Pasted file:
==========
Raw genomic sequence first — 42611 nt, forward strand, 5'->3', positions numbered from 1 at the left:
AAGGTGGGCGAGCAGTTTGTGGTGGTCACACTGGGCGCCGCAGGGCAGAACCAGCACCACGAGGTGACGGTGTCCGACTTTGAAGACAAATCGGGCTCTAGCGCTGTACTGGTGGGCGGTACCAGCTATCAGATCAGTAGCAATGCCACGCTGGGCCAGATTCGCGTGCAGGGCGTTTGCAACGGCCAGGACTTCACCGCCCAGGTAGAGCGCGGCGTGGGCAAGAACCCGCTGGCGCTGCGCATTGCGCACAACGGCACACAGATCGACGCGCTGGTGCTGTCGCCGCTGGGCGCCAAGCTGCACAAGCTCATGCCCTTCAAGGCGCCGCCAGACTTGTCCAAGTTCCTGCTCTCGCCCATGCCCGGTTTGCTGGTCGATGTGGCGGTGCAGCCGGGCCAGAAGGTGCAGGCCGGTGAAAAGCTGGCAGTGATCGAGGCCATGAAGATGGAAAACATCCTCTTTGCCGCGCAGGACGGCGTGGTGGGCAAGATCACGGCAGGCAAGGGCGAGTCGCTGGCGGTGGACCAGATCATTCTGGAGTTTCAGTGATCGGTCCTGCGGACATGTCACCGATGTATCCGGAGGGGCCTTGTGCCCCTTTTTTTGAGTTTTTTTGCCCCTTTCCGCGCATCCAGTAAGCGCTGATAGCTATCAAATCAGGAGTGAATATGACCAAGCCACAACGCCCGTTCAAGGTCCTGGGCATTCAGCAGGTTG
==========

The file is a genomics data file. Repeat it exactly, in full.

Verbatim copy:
Raw genomic sequence first — 42611 nt, forward strand, 5'->3', positions numbered from 1 at the left:
AAGGTGGGCGAGCAGTTTGTGGTGGTCACACTGGGCGCCGCAGGGCAGAACCAGCACCACGAGGTGACGGTGTCCGACTTTGAAGACAAATCGGGCTCTAGCGCTGTACTGGTGGGCGGTACCAGCTATCAGATCAGTAGCAATGCCACGCTGGGCCAGATTCGCGTGCAGGGCGTTTGCAACGGCCAGGACTTCACCGCCCAGGTAGAGCGCGGCGTGGGCAAGAACCCGCTGGCGCTGCGCATTGCGCACAACGGCACACAGATCGACGCGCTGGTGCTGTCGCCGCTGGGCGCCAAGCTGCACAAGCTCATGCCCTTCAAGGCGCCGCCAGACTTGTCCAAGTTCCTGCTCTCGCCCATGCCCGGTTTGCTGGTCGATGTGGCGGTGCAGCCGGGCCAGAAGGTGCAGGCCGGTGAAAAGCTGGCAGTGATCGAGGCCATGAAGATGGAAAACATCCTCTTTGCCGCGCAGGACGGCGTGGTGGGCAAGATCACGGCAGGCAAGGGCGAGTCGCTGGCGGTGGACCAGATCATTCTGGAGTTTCAGTGATCGGTCCTGCGGACATGTCACCGATGTATCCGGAGGGGCCTTGTGCCCCTTTTTTTGAGTTTTTTTGCCCCTTTCCGCGCATCCAGTAAGCGCTGATAGCTATCAAATCAGGAGTGAATATGACCAAGCCACAACGCCCGTTCAAGGTCCTGGGCATTCAGCAGGTTG